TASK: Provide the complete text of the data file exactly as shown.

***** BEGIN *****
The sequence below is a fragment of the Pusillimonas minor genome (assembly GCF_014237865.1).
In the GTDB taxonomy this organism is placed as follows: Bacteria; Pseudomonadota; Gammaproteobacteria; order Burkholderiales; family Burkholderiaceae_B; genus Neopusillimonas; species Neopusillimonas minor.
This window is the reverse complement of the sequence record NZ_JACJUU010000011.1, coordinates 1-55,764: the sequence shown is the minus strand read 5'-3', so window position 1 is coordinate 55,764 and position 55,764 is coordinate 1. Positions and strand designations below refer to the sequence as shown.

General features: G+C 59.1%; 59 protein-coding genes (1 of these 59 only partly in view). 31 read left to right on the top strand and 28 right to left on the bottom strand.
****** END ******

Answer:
The sequence below is a fragment of the Pusillimonas minor genome (assembly GCF_014237865.1).
In the GTDB taxonomy this organism is placed as follows: Bacteria; Pseudomonadota; Gammaproteobacteria; order Burkholderiales; family Burkholderiaceae_B; genus Neopusillimonas; species Neopusillimonas minor.
This window is the reverse complement of the sequence record NZ_JACJUU010000011.1, coordinates 1-55,764: the sequence shown is the minus strand read 5'-3', so window position 1 is coordinate 55,764 and position 55,764 is coordinate 1. Positions and strand designations below refer to the sequence as shown.

General features: G+C 59.1%; 59 protein-coding genes (1 of these 59 only partly in view). 31 read left to right on the top strand and 28 right to left on the bottom strand.